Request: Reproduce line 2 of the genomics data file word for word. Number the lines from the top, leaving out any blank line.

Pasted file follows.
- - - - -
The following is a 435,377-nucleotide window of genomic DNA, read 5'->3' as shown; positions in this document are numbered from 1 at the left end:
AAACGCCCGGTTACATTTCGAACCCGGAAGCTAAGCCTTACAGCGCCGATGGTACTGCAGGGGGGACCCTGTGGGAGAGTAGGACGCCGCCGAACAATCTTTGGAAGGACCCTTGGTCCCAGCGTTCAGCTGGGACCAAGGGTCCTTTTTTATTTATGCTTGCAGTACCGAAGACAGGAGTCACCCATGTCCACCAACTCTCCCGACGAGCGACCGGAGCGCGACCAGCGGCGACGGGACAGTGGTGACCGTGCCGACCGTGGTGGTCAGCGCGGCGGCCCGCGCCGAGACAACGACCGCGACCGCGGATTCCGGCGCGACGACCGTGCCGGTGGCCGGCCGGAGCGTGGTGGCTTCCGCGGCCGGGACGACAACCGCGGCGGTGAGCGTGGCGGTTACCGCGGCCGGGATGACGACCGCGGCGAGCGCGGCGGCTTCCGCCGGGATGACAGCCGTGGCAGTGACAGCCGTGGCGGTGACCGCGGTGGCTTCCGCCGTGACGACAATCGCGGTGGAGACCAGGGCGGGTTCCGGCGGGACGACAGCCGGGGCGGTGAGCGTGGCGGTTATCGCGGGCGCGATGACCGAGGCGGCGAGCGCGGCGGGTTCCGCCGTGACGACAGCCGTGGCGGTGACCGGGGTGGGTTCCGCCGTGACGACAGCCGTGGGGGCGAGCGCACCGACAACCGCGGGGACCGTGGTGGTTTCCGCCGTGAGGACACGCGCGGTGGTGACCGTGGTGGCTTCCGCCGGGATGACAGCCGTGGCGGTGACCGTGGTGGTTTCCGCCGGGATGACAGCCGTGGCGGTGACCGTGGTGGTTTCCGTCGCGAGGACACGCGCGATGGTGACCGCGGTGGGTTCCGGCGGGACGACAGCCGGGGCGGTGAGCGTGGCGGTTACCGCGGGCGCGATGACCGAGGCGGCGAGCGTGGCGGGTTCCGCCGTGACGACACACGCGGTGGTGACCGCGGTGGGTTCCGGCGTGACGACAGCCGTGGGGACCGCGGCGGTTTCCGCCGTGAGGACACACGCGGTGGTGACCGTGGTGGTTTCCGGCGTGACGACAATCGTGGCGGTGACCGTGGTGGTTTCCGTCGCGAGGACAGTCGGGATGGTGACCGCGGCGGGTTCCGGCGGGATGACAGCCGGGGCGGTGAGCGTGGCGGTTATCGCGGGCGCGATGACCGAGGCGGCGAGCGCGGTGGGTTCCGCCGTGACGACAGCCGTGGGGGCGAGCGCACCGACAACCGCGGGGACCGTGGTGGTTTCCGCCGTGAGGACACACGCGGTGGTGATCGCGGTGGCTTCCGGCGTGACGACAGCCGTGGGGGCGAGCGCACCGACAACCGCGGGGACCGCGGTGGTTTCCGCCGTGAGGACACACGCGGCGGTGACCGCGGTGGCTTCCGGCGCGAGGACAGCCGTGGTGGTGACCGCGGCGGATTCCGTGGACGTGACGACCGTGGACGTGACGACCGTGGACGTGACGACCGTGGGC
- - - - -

AAACGCCCGGTTACATTTCGAACCCGGAAGCTAAGCCTTACAGCGCCGATGGTACTGCAGGGGGGACCCTGTGGGAGAGTAGGACGCCGCCGAACAATCTTTGGAAGGACCCTTGGTCCCAGCGTTCAGCTGGGACCAAGGGTCCTTTTTTATTTATGCTTGCAGTACCGAAGACAGGAGTCACCCATGTCCACCAACTCTCCCGACGAGCGACCGGAGCGCGACCAGCGGCGACGGGACAGTGGTGACCGTGCCGACCGTGGTGGTCAGCGCGGCGGCCCGCGCCGAGACAACGACCGCGACCGCGGATTCCGGCGCGACGACCGTGCCGGTGGCCGGCCGGAGCGTGGTGGCTTCCGCGGCCGGGACGACAACCGCGGCGGTGAGCGTGGCGGTTACCGCGGCCGGGATGACGACCGCGGCGAGCGCGGCGGCTTCCGCCGGGATGACAGCCGTGGCAGTGACAGCCGTGGCGGTGACCGCGGTGGCTTCCGCCGTGACGACAATCGCGGTGGAGACCAGGGCGGGTTCCGGCGGGACGACAGCCGGGGCGGTGAGCGTGGCGGTTATCGCGGGCGCGATGACCGAGGCGGCGAGCGCGGCGGGTTCCGCCGTGACGACAGCCGTGGCGGTGACCGGGGTGGGTTCCGCCGTGACGACAGCCGTGGGGGCGAGCGCACCGACAACCGCGGGGACCGTGGTGGTTTCCGCCGTGAGGACACGCGCGGTGGTGACCGTGGTGGCTTCCGCCGGGATGACAGCCGTGGCGGTGACCGTGGTGGTTTCCGCCGGGATGACAGCCGTGGCGGTGACCGTGGTGGTTTCCGTCGCGAGGACACGCGCGATGGTGACCGCGGTGGGTTCCGGCGGGACGACAGCCGGGGCGGTGAGCGTGGCGGTTACCGCGGGCGCGATGACCGAGGCGGCGAGCGTGGCGGGTTCCGCCGTGACGACACACGCGGTGGTGACCGCGGTGGGTTCCGGCGTGACGACAGCCGTGGGGACCGCGGCGGTTTCCGCCGTGAGGACACACGCGGTGGTGACCGTGGTGGTTTCCGGCGTGACGACAATCGTGGCGGTGACCGTGGTGGTTTCCGTCGCGAGGACAGTCGGGATGGTGACCGCGGCGGGTTCCGGCGGGATGACAGCCGGGGCGGTGAGCGTGGCGGTTATCGCGGGCGCGATGACCGAGGCGGCGAGCGCGGTGGGTTCCGCCGTGACGACAGCCGTGGGGGCGAGCGCACCGACAACCGCGGGGACCGTGGTGGTTTCCGCCGTGAGGACACACGCGGTGGTGATCGCGGTGGCTTCCGGCGTGACGACAGCCGTGGGGGCGAGCGCACCGACAACCGCGGGGACCGCGGTGGTTTCCGCCGTGAGGACACACGCGGCGGTGACCGCGGTGGCTTCCGGCGCGAGGACAGCCGTGGTGGTGACCGCGGCGGATTCCGTGGACGTGACGACCGTGGACGTGACGACCGTGGACGTGACGACCGTGGGC